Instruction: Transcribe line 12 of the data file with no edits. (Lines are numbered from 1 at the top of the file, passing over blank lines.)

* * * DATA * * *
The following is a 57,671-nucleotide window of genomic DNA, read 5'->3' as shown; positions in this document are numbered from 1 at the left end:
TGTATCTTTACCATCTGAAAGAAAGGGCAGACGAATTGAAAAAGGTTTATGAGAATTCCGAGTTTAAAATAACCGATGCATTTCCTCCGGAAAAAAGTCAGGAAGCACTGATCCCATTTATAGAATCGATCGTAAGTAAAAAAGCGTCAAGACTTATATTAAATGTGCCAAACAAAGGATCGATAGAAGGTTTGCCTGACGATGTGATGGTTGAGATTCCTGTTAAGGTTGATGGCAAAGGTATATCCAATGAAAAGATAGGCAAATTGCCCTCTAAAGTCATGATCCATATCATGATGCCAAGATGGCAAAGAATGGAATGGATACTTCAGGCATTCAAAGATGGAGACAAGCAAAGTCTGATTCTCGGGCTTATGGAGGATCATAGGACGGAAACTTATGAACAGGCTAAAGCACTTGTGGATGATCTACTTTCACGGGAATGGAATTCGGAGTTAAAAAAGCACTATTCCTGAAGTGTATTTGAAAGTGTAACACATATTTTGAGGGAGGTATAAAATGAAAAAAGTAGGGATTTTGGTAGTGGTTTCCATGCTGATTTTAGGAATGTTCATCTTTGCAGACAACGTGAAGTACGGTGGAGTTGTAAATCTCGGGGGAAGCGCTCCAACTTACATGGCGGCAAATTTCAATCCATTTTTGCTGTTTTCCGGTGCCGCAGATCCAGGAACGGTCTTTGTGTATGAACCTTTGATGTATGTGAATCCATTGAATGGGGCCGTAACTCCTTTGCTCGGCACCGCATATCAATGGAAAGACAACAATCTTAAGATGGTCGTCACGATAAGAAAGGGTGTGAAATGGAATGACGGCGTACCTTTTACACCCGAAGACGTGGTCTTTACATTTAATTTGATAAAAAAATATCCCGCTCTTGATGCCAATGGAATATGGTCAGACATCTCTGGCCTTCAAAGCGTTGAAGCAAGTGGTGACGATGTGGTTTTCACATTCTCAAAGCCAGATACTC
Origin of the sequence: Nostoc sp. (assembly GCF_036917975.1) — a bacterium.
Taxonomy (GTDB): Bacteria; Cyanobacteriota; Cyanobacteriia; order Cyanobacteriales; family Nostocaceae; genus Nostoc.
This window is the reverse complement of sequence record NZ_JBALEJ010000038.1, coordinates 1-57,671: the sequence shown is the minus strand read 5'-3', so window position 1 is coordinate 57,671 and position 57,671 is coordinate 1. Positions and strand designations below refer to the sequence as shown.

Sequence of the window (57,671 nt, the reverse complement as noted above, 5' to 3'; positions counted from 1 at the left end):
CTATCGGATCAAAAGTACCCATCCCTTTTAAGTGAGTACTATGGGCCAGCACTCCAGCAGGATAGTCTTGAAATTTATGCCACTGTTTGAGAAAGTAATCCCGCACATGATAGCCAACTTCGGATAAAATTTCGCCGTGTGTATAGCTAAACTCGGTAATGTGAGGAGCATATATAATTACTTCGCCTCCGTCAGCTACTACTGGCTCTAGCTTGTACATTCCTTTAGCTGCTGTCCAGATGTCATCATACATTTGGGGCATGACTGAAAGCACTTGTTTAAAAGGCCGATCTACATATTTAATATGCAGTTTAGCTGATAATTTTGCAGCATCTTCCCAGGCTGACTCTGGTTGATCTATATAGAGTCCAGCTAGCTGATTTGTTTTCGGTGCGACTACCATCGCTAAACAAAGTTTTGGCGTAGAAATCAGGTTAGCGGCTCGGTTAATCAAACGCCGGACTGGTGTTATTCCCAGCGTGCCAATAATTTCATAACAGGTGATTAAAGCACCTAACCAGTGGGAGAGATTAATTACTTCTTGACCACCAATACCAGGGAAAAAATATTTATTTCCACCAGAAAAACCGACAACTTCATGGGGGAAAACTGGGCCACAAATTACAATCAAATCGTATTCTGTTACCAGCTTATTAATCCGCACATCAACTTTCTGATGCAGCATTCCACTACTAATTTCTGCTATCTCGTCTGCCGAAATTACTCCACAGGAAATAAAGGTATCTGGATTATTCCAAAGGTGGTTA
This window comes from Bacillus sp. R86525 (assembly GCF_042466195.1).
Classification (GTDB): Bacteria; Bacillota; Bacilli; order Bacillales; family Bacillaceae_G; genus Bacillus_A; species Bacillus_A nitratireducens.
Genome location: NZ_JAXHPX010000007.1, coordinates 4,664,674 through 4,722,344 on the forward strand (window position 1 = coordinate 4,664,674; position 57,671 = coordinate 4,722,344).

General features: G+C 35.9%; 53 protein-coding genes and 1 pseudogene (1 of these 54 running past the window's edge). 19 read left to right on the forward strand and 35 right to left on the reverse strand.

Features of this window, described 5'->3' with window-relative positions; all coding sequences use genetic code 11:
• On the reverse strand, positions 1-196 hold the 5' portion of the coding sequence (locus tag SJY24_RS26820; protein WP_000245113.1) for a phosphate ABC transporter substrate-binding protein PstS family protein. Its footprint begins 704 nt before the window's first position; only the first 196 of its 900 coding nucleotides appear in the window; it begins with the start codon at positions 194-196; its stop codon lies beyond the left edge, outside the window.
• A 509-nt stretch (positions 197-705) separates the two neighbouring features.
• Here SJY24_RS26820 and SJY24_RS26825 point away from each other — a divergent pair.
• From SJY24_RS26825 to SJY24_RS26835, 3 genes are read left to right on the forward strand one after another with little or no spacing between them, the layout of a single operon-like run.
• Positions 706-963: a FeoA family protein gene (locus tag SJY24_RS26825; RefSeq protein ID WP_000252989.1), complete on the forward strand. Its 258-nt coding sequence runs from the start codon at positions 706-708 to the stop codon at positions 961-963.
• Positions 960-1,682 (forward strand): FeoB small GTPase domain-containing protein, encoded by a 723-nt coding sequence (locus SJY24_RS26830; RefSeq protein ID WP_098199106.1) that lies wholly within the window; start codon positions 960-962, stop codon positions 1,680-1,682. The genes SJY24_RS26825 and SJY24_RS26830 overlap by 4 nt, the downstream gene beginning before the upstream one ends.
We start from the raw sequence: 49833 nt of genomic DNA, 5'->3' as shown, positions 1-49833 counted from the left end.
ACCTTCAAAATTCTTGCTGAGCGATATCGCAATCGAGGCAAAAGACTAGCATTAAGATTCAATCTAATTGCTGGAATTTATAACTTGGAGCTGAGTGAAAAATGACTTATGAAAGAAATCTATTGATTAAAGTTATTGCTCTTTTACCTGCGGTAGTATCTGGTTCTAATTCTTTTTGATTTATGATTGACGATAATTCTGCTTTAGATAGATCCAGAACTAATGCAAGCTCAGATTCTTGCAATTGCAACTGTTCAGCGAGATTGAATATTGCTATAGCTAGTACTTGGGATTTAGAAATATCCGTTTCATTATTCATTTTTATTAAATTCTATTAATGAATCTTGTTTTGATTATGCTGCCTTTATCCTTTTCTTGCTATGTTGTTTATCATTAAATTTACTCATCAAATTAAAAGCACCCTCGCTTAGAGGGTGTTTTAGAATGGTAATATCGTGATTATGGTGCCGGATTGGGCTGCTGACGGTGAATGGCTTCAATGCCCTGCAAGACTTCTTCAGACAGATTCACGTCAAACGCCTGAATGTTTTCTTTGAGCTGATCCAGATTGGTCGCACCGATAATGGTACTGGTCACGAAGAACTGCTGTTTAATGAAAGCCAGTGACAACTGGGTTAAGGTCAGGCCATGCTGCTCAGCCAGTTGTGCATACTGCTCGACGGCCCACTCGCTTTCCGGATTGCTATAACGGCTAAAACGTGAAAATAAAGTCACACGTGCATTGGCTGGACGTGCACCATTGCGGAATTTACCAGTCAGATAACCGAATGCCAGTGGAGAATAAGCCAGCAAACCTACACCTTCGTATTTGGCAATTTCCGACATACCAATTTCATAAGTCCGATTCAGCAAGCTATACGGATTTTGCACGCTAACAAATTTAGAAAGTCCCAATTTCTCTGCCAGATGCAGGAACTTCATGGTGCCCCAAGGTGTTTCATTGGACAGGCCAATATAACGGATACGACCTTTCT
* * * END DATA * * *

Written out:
Features of this window, described 5'->3' with window-relative positions; all coding sequences use genetic code 11: